Seventeen Talks on the Banking Question

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Financial reform publishing Company, 1913 - Banks and banking - 514 pages
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Page 463 - What is the interest of $ 81, for 2 years 14 days, at per cent. ? per cent. ? per cent. ? 2 per cent. ? 3 per cent. ? 4 per cent. ? 5 per cent. ? 6 per cent. ? 7 per cent. ? 7 per cent. ? 8 per cent.
Page 423 - ... in all parts of the United States in payment of taxes, excises, public lands, and all other dues to the United States, except for duties on imports ; and also for all salaries and other debts and demands owing by the United States to individuals, corporations, and associations within the United States, except interest on the public debt, and in redemption of the national currency.
Page 171 - Most unquestionably there is no legal tender, and there can be no legal tender, in this country, under the authority of this government or any other, but gold and silver, either the coinage of our own mints, or foreign coins, at rates regulated by Congress. This is a constitutional principle, perfectly plain, and of the very highest importance.
Page 406 - That at the expiration of six months from the passage of this Act the President of the United States shall issue his proclamation declaring the lands embraced within the present reservation of said Indians except such portions as may have been allotted or reserved under the provisions of the preceding sections of...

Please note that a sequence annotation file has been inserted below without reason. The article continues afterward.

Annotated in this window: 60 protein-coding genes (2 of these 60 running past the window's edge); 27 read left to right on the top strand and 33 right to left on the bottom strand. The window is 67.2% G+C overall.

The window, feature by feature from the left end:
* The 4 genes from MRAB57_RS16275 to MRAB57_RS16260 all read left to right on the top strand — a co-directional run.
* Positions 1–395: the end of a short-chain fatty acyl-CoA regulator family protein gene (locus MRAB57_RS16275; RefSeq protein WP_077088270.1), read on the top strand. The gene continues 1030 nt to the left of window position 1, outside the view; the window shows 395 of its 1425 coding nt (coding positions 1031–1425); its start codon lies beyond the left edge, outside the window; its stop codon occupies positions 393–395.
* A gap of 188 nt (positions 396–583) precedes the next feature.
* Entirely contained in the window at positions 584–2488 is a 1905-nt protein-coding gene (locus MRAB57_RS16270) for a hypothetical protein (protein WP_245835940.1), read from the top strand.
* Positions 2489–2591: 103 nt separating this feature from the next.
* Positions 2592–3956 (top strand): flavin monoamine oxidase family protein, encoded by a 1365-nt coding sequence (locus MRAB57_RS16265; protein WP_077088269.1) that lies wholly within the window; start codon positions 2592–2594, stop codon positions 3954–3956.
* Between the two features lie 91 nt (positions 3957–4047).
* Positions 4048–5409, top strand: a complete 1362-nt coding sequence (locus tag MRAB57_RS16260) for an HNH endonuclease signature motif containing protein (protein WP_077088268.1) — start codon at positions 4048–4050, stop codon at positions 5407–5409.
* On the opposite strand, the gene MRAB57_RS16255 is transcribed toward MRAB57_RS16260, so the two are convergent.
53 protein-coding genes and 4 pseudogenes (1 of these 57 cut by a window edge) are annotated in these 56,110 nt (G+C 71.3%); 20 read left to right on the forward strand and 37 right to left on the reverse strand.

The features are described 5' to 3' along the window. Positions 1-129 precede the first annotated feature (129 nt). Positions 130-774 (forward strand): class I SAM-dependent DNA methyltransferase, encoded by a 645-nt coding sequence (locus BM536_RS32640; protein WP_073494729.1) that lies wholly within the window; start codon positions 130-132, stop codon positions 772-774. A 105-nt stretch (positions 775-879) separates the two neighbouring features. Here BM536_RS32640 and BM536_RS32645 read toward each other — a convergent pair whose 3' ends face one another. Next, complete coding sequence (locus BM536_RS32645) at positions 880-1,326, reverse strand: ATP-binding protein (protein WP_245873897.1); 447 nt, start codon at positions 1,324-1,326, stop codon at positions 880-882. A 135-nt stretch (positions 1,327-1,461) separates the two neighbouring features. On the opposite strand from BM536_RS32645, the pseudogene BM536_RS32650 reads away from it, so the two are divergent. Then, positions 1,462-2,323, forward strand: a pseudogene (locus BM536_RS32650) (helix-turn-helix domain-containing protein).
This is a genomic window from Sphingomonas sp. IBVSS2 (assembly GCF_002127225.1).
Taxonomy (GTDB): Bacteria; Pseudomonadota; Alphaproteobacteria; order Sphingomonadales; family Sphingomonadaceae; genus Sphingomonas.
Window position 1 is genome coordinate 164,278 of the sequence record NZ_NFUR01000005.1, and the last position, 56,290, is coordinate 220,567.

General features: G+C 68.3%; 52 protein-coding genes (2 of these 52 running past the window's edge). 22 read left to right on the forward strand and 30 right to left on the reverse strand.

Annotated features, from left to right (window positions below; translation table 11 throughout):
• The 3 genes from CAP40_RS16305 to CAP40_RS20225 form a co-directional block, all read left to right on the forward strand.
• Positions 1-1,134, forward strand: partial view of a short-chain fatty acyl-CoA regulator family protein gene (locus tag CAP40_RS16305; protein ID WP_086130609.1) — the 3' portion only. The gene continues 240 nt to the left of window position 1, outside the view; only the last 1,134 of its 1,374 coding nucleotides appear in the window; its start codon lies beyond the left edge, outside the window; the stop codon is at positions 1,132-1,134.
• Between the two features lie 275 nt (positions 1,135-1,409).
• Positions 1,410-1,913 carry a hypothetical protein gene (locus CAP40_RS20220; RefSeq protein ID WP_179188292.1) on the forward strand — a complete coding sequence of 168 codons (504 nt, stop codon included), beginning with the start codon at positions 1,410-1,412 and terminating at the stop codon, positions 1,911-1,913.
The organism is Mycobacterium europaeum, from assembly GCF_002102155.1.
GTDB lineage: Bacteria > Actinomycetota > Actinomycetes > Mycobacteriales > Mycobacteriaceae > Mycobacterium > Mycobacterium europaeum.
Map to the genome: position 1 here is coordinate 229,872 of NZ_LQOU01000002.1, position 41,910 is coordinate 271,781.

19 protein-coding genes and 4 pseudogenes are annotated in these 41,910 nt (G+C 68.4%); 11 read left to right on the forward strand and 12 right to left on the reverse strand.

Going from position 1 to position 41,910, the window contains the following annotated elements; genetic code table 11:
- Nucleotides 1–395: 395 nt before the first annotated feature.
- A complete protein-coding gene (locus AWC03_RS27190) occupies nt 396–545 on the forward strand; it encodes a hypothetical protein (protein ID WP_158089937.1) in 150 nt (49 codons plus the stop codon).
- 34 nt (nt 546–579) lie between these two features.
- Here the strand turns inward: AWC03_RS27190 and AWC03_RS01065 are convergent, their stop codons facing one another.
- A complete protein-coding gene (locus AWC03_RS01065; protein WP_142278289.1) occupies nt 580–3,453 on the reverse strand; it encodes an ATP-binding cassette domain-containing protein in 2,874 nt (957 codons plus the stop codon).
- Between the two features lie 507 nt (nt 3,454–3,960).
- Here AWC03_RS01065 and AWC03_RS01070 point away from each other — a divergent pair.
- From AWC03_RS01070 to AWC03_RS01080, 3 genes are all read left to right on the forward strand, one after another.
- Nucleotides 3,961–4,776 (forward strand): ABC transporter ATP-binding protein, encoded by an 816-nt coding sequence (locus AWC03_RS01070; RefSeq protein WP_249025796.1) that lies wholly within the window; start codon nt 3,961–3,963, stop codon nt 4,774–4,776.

Page 461 - It is evident that if the opportunity for the free and unlimited coinage of silver at the ratio of 16 to 1 had still existed, there would have been another sudden change in the actual monetary standard.
Page 167 - Madison, who became satisfied that striking out the words would not disable the government from the use of public notes, so far as they could be safe and proper, and would only cut off the pretext for a paper currency, and particularly for making the bills a tender, either for public or private debts.
Page 168 - Ellsworth thought this a favorable moment to shut and bar the door against paper money. The mischiefs of the various experiments which had been made were now fresh in the public mind, and had excited the disgust of all the respectable part of America.
Page 169 - Read thought the words, if not struck out, would be as alarming as the mark of the beast in Revelation. Mr. Langdon had rather reject the whole plan than retain the three words,
Page 187 - The power, as incident to the power of borrowing money and issuing bills or notes of the government for money borrowed, of impressing upon those bills or notes the quality of being a legal tender for the payment of private debts, was a power universally understood to belong to sovereignty, in P'urope and America, at the time of the framing and adoption of the Constitution of the United States.
Page 155 - The usual course of events where bills of credit were issued was as follows : (1) emission ; (2) disappearance of specie ; (3) counterfeiting ; (4) wearing out of bills; (5) calling in and replacing worn and counterfeited issues with new ones ; (6) extending the time for old ones to run, especially those which had been placed on loan ; (7) depreciation ; (8) repudiation of early issues in part and the emission of others, called

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